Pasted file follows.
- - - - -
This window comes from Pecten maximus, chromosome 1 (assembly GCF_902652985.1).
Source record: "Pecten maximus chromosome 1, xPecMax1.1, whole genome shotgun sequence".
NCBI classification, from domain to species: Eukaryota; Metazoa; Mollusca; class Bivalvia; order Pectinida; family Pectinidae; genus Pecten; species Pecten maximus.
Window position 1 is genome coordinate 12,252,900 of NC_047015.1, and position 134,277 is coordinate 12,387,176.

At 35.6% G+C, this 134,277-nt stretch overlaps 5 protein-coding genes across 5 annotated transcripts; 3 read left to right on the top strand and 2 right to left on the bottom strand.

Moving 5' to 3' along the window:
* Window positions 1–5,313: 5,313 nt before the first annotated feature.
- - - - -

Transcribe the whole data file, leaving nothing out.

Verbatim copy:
This window comes from Pecten maximus, chromosome 1 (assembly GCF_902652985.1).
Source record: "Pecten maximus chromosome 1, xPecMax1.1, whole genome shotgun sequence".
NCBI classification, from domain to species: Eukaryota; Metazoa; Mollusca; class Bivalvia; order Pectinida; family Pectinidae; genus Pecten; species Pecten maximus.
Window position 1 is genome coordinate 12,252,900 of NC_047015.1, and position 134,277 is coordinate 12,387,176.

At 35.6% G+C, this 134,277-nt stretch overlaps 5 protein-coding genes across 5 annotated transcripts; 3 read left to right on the top strand and 2 right to left on the bottom strand.

Moving 5' to 3' along the window:
* Window positions 1–5,313: 5,313 nt before the first annotated feature.